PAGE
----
Title defects are legal flaws in the title and consist of any number of irregularities, such as those stemming from fraud, human error, improper deeds, wills or liens or other rights.

They are considered serious because, in some cases, they can give someone other than the owner legal right to claim property or to make demands of its owner.

Defects are generally referred to as being “hidden” whenever they are contained in public records because they have not been hidden from public view, making their presence all but impossible to detect.


Although there are virtually countless types of hidden defects that can have an adverse effect on ownership of property, the most common classifications are a follows.

FRAUD: false claims of ownership, forged deeds, wills, signatures, false records, representations and illegal acts of trustees, guardians, and administrators.

HUMAN ERROR: in copying, indexing, and recording; errors by administrators, trustees, guardians and attorneys, plus destruction of records.

IMPROPER DEEDS and WILLS: by persons of unsound mind, minors; deeds delivered after death or without the grantor’s consent; invalid, suppressed, erroneous wills, missing heirs, unsettled estates.

LIENS and OTHER RIGHTS: for unpaid estate, inheritance, income, property and gift taxes; homestead rights, community property rights; irregular court proceedings, court opinion reversals, lack of court jurisdiction; defective disclosures.

Indeed, there are many possible causes of title defects that no examination can disclose, causing potentially serious problems. Although a person may own the property, others may also have rights in that same real estate.



As stated earlier, title insurance protects a property owner from losses arising from defects I the title to the real estate.

It is important to note that this protection extends beyond losses from defects that are hidden or those that are not contained in the public records. Coverage also includes those defects that have been documented but have gone

undetected during and examiner’s search of public records.

As well, the title insurance underwriter guarantees, the owner against loss due to expenses associated with the legal defense of the title, as spelled out by the terms of the insurance policy.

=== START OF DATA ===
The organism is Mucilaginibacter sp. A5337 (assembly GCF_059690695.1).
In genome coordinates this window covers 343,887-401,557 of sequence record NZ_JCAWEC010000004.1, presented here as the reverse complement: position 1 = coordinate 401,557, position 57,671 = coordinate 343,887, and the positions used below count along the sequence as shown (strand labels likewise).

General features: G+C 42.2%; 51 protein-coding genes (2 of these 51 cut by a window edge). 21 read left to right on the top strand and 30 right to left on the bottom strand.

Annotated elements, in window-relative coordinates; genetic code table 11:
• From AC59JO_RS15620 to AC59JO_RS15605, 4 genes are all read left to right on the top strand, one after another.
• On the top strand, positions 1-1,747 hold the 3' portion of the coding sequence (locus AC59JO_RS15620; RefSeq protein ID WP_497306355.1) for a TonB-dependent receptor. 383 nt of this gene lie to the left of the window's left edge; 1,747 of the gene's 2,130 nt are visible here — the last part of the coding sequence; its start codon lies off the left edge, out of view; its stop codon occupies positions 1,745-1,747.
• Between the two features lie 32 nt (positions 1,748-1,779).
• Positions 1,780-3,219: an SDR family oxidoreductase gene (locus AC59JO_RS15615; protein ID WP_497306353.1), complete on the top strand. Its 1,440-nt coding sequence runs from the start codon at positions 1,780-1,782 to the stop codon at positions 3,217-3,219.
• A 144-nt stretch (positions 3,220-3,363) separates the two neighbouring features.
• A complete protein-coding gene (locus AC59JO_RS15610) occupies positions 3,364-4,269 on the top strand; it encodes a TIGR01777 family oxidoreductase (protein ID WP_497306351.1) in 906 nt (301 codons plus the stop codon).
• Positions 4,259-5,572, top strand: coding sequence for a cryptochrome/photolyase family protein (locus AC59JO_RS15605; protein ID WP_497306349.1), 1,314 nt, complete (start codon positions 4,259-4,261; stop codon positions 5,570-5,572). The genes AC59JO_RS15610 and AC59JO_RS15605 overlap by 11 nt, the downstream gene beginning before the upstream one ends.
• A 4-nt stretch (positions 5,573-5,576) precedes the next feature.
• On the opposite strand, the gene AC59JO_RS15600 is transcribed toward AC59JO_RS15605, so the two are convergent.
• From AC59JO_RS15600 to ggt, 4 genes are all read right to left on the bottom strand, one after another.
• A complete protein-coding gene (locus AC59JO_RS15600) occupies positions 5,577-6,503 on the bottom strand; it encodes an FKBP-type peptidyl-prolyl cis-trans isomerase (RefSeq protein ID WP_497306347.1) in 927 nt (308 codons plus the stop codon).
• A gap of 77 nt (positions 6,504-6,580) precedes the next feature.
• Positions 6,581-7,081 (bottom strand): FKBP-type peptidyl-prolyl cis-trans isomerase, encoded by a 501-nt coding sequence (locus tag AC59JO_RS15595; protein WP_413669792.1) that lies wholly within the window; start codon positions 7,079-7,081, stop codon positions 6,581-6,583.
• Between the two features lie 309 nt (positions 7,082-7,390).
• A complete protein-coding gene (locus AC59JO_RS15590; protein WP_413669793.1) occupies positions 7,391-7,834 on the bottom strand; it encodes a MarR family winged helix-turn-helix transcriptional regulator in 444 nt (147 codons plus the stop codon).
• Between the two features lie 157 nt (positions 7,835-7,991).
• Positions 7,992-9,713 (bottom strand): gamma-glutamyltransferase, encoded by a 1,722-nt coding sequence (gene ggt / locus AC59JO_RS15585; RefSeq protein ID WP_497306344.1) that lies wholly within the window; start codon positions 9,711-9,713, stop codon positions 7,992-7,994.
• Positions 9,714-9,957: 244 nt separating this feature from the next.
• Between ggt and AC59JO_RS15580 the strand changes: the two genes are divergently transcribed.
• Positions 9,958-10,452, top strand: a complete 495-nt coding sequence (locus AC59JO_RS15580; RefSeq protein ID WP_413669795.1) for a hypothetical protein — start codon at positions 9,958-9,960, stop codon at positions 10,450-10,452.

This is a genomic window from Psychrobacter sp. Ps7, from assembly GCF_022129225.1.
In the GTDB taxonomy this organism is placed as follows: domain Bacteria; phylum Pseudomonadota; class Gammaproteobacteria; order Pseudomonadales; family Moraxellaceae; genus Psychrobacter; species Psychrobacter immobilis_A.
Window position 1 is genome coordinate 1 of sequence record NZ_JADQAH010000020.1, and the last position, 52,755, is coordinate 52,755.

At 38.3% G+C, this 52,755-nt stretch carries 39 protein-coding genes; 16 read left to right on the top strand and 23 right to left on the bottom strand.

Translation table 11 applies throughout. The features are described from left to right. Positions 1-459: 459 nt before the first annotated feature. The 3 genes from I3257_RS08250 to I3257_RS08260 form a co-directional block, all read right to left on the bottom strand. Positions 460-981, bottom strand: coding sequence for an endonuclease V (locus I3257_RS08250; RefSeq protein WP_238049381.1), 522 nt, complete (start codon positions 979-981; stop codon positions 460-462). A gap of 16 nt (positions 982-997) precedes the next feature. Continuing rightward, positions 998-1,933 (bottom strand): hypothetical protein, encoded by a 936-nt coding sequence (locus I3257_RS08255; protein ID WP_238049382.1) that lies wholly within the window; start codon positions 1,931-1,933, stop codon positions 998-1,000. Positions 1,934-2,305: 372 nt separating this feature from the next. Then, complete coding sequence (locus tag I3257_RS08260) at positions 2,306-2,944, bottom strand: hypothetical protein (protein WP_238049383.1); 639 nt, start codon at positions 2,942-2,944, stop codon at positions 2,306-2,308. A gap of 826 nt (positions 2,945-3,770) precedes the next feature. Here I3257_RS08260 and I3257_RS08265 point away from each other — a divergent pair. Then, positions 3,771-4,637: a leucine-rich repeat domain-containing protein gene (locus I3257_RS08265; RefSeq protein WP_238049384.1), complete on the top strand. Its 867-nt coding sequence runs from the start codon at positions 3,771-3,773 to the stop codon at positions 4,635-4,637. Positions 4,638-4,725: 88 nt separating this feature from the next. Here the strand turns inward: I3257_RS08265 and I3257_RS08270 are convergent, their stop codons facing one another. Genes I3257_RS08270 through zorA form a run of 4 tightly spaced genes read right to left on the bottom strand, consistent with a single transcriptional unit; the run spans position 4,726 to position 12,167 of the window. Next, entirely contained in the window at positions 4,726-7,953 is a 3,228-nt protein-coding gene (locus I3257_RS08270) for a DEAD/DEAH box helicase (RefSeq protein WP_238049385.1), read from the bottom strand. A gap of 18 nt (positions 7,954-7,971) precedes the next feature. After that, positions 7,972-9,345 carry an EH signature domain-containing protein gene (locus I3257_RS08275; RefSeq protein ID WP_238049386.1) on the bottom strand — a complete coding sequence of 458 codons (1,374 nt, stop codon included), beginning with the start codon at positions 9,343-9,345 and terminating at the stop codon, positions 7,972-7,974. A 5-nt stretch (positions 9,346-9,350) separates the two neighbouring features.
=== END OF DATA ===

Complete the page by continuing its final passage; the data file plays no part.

In short, title insurance offers homeowners a comprehensive cost-effective method of securing their proof of ownership, thereby protecting the largest single investment of a lifetime.


The cost of title insurance is directly related to the value of the property: the higher its value, the more coverage that is required, increasing the total cost.

Insurance rates are regulated by the Ohio Department of Insurance. The premium is paid only once, and the owner’s policy is in effect for as long as the insured owns the property and continues to protect the insured on warranties after it is sold.

Most lenders require a title insurance policy to insure priority of their mortgage. This policy is in effect for the life of the insured mortgage.


When selecting a title agency, give special consideration to two key factors; its experience and, in particular, its versatility to provide the custom title work and loan closing requirements of each and every lender.

This know-how is important, not only to meet deadlines, but also to maintain high standards of service to consumers, real estate firms and lenders alike.

Equally as important is an agency’s size and its ability to serve Stark and its contiguous Counties. Generally, such broad local and regional market coverage is a sign of well-established, successful title insurance company.



As you’ve just seen, title insurance is unique and unlike any other insurance product.

Over the years, it has evolved in scope to meet the needs of an ever-changing real estate industry. From pen and ink ledgers, to computers, it has kept pace. Today, for owners, Realtors and lenders across the nation, title insurance remains the most viable means of ownership protection.

We hope you have enjoyed this discussion about it and have found the information to be interesting, as well.

Oh, yes, we almost forgot: Congratulations! You’ve just become the first on your block to understand title insurance.

Copyright © April, 1995 Beacon Title Agency, Inc. All rights reserved

No part of this brochure may be reproduced or transmitted in any form or by any means, electronic or mechanical, including photocopying, recording, or by ay information storage or retrieval system, without the written permission of the copyright owner,

except where permitted by law.